If you didn’t think that the battle against the coronavirus pandemic was serious enough – well, a very big gun just entered the fray. The Guilford County Sheriff’s Department has enlisted the help of America’s most favorite crime-fighting dog – save, perhaps, Conan the hero dog that helped take down terrorist Abu Bakr al-Baghdadi last year.

The department is using McGruff the Crime Dog to get the word out to kids about smart ways to battle the virus.

To kick off the public information campaign, on Thursday, April 23, the department released a video on its Facebook page titled, “McGruff Protects Kids From Germs.” That video features sergeant M. Buchanan with the Guilford County Sheriff’s Department. In the five-minute feature, she works with a surgical mask-wearing McGruff to get the word out.

In the information campaign, McGruff doesn’t do any talking but he does bark agreement and make other dog noises as the officer shares tips with kids about things like social distancing and good hand-washing practices.

As part of the campaign, kids in Guilford County are being asked to draw a picture of themselves and their “happy family,” and send it to “Guilford County Sheriff’s Office. ATTN: McGruff’s Picture Board, 400 W. Washington St., Greensboro, NC 27401.”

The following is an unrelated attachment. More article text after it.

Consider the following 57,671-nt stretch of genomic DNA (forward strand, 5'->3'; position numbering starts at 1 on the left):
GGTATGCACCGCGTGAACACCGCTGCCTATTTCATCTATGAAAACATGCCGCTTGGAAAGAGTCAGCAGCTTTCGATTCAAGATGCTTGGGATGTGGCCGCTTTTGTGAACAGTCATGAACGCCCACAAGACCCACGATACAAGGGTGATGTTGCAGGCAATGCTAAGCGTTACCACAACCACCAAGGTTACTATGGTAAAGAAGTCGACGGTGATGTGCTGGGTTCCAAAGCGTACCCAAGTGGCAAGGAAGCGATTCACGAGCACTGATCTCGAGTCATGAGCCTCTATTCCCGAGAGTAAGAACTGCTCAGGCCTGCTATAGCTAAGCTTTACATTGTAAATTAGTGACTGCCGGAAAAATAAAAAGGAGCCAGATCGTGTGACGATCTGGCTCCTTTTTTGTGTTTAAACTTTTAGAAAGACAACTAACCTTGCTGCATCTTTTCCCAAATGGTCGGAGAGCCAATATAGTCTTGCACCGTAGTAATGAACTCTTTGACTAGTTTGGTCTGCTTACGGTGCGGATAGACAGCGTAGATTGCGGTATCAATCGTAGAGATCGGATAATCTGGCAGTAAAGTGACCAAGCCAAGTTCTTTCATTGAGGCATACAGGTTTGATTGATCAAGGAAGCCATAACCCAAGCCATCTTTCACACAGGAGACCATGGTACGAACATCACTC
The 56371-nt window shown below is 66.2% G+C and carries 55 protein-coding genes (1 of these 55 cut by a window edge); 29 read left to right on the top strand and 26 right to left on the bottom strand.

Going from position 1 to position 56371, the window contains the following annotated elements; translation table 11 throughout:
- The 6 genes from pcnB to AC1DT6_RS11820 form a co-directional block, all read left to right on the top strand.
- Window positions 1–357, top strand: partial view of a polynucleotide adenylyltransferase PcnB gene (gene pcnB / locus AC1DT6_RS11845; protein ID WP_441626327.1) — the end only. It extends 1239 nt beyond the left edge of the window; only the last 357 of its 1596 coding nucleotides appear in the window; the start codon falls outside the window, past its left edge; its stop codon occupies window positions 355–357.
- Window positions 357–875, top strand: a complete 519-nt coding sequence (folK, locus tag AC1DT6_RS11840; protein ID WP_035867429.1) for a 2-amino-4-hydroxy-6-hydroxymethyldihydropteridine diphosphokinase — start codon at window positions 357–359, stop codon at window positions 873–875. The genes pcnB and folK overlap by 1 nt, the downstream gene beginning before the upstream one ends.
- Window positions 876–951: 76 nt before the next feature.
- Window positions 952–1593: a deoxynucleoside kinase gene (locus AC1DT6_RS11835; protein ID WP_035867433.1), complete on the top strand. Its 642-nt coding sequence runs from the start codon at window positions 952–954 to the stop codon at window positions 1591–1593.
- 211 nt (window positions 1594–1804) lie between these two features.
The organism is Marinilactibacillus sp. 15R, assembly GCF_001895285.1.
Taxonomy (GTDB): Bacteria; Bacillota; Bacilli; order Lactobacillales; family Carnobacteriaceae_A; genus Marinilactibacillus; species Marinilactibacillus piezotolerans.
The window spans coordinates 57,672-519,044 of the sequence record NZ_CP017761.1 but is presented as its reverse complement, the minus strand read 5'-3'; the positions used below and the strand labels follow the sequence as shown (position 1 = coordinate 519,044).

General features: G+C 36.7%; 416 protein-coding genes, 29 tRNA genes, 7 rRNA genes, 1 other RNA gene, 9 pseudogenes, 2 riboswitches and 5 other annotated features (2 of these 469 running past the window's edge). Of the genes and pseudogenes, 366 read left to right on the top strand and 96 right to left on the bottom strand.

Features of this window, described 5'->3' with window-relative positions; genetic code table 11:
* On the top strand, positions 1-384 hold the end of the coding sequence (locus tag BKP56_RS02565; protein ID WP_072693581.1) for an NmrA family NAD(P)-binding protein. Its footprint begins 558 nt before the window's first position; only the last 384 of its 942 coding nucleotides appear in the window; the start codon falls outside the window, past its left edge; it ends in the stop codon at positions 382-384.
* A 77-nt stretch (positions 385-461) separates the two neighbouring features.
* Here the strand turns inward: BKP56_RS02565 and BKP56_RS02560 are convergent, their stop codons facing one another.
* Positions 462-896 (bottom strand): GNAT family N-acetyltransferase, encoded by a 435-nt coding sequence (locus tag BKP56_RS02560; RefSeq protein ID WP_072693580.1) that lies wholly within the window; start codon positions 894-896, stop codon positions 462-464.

The pictures will be featured on the department’s Facebook page and the kids will get an official certificate noting that they’re doing their part.

“It’s safe to be around your family and friends,” Buchanan states in the video, “but, outside of your household, be sure to use the six-foot distancing rule.”

McGruff, of course, carries a tape measure with him so that he can maintain at least a six-foot distance from others.

McGruff also teaches viewers about the importance of coughing into your sleeve – or, for McGruff, that is, coughing into the fur of your upper front leg.

The video even manages to work in the Baby Shark song that kids love but that, through unbounded repetition, has driven many adults to the brink of insanity.

McGruff the Crime Dog is described by Wikipedia as “an anthropomorphic animated bloodhound created by Dancer Fitzgerald Sample through the Ad Council and later the National Crime Prevention Council to increase crime awareness and personal safety in the United States.”

There are many McGruff the Crime Dogs at police and sheriff’s departments across the country so there’s no way to be certain if the one working with the Guilford County Sheriff’s Department is the actual McGruff.